Rimmer, Joanna E. ; Harro, Clayton ; Sack, David Allen ; Talaat, Kawsar Rasmy ; Gutierrez, Ramiro L. ; DeNearing, Barbara ; Brubaker, Jessica ; Laird, Renee M. ; Poly, Frédéric ; Maue, Alexander C. ; Jaep, Kayla ; Alcala, Ashley ; Mochalova, Yelizaveta ; Gariepy, Christina L. ; Chakraborty, Subhra ; Guerry, Patricia ; Tribble, David R. ; Porter, Chad K. ; Riddle, Mark S. / Rifaximin Fails to Prevent Campylobacteriosis in the Human Challenge Model : A Randomized, Double-Blind, Placebo-Controlled Trial. In: Clinical infectious diseases : an official publication of the Infectious Diseases Society of America. 2018 ; Vol. 66, No. 9. pp. 1435-1441.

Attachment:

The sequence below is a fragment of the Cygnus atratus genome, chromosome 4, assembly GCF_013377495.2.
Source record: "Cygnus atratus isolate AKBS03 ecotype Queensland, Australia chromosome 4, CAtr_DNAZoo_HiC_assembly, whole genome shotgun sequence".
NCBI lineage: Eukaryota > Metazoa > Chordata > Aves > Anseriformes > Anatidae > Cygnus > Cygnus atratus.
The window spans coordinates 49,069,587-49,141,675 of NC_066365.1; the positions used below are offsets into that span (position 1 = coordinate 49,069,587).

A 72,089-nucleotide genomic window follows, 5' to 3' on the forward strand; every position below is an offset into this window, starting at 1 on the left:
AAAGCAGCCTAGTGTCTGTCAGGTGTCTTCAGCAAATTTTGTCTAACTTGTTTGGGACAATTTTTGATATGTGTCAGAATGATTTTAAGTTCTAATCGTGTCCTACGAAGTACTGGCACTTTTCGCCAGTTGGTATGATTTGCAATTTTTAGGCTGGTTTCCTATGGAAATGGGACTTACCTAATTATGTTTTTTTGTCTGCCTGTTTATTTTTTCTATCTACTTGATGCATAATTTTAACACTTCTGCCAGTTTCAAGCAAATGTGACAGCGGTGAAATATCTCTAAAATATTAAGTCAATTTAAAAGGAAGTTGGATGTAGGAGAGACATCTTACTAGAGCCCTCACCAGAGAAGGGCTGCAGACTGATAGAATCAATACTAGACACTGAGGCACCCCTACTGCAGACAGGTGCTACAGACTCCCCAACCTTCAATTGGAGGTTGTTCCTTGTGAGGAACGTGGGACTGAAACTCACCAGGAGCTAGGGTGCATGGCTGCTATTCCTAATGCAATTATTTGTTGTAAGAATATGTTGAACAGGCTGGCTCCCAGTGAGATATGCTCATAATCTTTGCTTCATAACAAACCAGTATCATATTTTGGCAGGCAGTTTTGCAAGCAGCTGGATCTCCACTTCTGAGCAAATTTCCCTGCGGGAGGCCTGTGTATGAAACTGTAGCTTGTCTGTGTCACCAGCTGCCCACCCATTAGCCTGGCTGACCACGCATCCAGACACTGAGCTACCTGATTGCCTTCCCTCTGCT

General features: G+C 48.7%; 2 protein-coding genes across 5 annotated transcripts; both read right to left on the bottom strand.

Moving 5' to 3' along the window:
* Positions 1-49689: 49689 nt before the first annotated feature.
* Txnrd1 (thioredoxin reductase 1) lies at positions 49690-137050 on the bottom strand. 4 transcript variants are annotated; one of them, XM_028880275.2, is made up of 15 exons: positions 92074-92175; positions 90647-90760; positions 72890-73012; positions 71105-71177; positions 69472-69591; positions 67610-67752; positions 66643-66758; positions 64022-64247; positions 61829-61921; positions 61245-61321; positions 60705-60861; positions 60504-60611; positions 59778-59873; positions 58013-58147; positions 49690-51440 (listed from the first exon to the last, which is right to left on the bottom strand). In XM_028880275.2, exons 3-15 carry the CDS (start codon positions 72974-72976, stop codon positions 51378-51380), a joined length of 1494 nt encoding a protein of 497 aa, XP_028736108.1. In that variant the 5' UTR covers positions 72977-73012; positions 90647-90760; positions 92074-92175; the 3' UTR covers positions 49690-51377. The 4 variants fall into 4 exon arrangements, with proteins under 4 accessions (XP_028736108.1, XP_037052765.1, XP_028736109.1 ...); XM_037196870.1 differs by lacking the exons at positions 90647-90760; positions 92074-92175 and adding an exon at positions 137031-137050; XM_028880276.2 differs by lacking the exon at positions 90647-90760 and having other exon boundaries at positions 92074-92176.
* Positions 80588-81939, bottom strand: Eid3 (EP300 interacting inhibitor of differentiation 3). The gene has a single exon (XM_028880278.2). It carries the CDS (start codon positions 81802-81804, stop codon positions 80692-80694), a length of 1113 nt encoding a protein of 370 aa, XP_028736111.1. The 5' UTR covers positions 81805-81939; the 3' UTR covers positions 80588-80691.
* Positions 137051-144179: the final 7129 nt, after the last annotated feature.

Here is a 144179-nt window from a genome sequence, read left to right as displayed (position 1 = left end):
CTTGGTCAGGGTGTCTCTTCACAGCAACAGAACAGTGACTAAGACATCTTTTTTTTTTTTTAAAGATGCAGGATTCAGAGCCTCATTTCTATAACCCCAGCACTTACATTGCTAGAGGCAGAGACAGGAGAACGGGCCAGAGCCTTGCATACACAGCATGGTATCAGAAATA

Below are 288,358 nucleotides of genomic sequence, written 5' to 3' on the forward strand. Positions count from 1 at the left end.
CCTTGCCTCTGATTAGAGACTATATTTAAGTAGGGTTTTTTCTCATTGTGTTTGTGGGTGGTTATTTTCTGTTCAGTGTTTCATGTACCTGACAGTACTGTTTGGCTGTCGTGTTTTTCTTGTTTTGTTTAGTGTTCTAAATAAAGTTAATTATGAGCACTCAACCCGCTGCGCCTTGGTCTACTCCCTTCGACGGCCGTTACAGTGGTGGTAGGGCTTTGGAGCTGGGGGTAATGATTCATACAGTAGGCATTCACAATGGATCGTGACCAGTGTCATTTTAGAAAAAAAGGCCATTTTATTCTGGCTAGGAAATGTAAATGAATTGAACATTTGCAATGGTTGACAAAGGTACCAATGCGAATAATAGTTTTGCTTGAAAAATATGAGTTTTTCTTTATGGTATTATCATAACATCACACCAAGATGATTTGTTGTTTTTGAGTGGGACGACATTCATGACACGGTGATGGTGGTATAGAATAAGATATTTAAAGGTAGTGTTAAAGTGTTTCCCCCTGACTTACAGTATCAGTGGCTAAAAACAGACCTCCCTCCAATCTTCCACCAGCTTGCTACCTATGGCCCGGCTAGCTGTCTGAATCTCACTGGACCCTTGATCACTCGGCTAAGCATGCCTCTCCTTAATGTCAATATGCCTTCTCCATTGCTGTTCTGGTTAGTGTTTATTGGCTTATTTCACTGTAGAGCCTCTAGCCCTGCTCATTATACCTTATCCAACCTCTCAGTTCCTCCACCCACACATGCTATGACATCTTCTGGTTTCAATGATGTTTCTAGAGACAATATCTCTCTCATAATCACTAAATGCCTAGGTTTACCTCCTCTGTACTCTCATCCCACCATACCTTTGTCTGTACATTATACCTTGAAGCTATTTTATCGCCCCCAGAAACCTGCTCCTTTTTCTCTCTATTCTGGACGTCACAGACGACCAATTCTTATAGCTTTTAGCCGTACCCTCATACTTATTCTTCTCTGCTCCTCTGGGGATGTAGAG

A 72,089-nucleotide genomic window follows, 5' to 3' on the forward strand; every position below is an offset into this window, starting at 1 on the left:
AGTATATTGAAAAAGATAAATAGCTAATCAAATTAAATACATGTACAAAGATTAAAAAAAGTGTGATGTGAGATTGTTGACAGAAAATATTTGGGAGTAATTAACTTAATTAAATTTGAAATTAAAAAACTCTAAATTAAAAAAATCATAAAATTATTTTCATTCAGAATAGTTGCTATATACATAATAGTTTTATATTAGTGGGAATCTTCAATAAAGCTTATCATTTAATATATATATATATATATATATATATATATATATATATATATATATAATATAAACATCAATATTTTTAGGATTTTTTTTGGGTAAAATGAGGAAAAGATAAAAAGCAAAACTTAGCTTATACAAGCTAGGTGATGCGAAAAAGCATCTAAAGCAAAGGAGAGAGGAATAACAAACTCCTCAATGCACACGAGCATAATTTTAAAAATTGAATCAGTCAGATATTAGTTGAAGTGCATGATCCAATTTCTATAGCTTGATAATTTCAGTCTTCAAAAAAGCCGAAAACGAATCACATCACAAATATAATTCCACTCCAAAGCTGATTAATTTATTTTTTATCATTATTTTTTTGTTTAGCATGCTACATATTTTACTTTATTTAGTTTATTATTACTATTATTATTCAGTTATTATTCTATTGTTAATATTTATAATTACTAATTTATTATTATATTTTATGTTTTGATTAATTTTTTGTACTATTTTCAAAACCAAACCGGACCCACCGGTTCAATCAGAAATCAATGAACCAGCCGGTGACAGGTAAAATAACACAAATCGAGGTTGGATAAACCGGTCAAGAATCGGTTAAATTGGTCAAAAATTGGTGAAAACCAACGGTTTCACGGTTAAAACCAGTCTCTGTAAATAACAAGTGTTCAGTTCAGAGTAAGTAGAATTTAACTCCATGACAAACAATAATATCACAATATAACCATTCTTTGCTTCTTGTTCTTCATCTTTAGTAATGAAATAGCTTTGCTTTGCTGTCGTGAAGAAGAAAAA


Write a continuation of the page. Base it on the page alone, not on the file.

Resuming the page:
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abstract = "Background: Campylobacter species are a leading cause of diarrheal disease globally with significant morbidity. Primary prevention efforts have yielded limited results. Rifaximin chemoprophylaxis decreases rates of travelers' diarrhea and may be suitable for high-risk persons. We assessed the efficacy of rifaximin in the controlled human infection model for Campylobacter jejuni. Methods: Twenty-eight subjects were admitted to an inpatient facility and randomized to a twice-daily dose of 550 mg rifaximin or placebo. The following day, subjects ingested 1.7 × 105 colony-forming units of C. jejuni strain CG8421. Subjects continued prophylaxis for 3 additional days, were followed for campylobacteriosis for 144 hours, and were subsequently treated with azithromycin and ciprofloxacin. Samples were collected to assess immunologic responses to CG8421. Results: There was no difference (P = 1.0) in the frequency of campylobacteriosis in those receiving rifaximin (86.7{\%}) or placebo (84.6{\%}). Additionally, there were no differences in the clinical signs and symptoms of C. jejuni infection to include abdominal pain/cramps (P = 1.0), nausea (P = 1.0), vomiting (P = .2), or fever (P = 1.0) across study groups. Immune responses to the CG8421 strain were comparable across treatment groups. Conclusions: Rifaximin did not prevent campylobacteriosis in this controlled human infection model. Given the morbidity associated with Campylobacter infection, primary prevention efforts remain a significant need. Clinical Trials Registration: NCT02280044.",